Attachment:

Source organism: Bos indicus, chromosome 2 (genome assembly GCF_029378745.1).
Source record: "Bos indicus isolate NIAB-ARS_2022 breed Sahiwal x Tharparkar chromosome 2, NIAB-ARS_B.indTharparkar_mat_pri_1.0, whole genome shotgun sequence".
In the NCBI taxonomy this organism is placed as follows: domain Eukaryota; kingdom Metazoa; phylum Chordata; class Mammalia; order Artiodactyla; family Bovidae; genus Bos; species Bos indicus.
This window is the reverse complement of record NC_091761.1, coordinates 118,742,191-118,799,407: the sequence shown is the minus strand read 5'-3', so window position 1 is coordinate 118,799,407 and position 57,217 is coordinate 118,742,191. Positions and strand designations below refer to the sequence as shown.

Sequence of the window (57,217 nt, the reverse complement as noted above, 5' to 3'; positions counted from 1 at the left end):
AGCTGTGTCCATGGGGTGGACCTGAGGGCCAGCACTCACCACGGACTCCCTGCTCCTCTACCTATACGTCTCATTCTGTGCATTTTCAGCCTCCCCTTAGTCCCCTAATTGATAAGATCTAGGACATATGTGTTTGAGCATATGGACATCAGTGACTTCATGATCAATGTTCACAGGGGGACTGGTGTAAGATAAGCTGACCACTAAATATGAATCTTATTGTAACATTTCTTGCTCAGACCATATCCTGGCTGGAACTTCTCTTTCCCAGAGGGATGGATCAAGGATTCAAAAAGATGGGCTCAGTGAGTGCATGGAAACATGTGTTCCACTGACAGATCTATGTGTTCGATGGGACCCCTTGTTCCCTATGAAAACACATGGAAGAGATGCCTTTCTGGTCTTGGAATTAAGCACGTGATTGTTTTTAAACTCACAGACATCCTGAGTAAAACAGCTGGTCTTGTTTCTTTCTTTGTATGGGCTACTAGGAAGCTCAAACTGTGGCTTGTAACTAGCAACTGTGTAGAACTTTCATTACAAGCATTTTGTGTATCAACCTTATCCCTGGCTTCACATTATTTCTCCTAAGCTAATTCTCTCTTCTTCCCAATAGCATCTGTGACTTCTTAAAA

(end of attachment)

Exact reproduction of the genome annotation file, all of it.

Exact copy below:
Source organism: Bos indicus, chromosome 2 (genome assembly GCF_029378745.1).
Source record: "Bos indicus isolate NIAB-ARS_2022 breed Sahiwal x Tharparkar chromosome 2, NIAB-ARS_B.indTharparkar_mat_pri_1.0, whole genome shotgun sequence".
In the NCBI taxonomy this organism is placed as follows: domain Eukaryota; kingdom Metazoa; phylum Chordata; class Mammalia; order Artiodactyla; family Bovidae; genus Bos; species Bos indicus.
This window is the reverse complement of record NC_091761.1, coordinates 118,742,191-118,799,407: the sequence shown is the minus strand read 5'-3', so window position 1 is coordinate 118,799,407 and position 57,217 is coordinate 118,742,191. Positions and strand designations below refer to the sequence as shown.

Sequence of the window (57,217 nt, the reverse complement as noted above, 5' to 3'; positions counted from 1 at the left end):
AGCTGTGTCCATGGGGTGGACCTGAGGGCCAGCACTCACCACGGACTCCCTGCTCCTCTACCTATACGTCTCATTCTGTGCATTTTCAGCCTCCCCTTAGTCCCCTAATTGATAAGATCTAGGACATATGTGTTTGAGCATATGGACATCAGTGACTTCATGATCAATGTTCACAGGGGGACTGGTGTAAGATAAGCTGACCACTAAATATGAATCTTATTGTAACATTTCTTGCTCAGACCATATCCTGGCTGGAACTTCTCTTTCCCAGAGGGATGGATCAAGGATTCAAAAAGATGGGCTCAGTGAGTGCATGGAAACATGTGTTCCACTGACAGATCTATGTGTTCGATGGGACCCCTTGTTCCCTATGAAAACACATGGAAGAGATGCCTTTCTGGTCTTGGAATTAAGCACGTGATTGTTTTTAAACTCACAGACATCCTGAGTAAAACAGCTGGTCTTGTTTCTTTCTTTGTATGGGCTACTAGGAAGCTCAAACTGTGGCTTGTAACTAGCAACTGTGTAGAACTTTCATTACAAGCATTTTGTGTATCAACCTTATCCCTGGCTTCACATTATTTCTCCTAAGCTAATTCTCTCTTCTTCCCAATAGCATCTGTGACTTCTTAAAA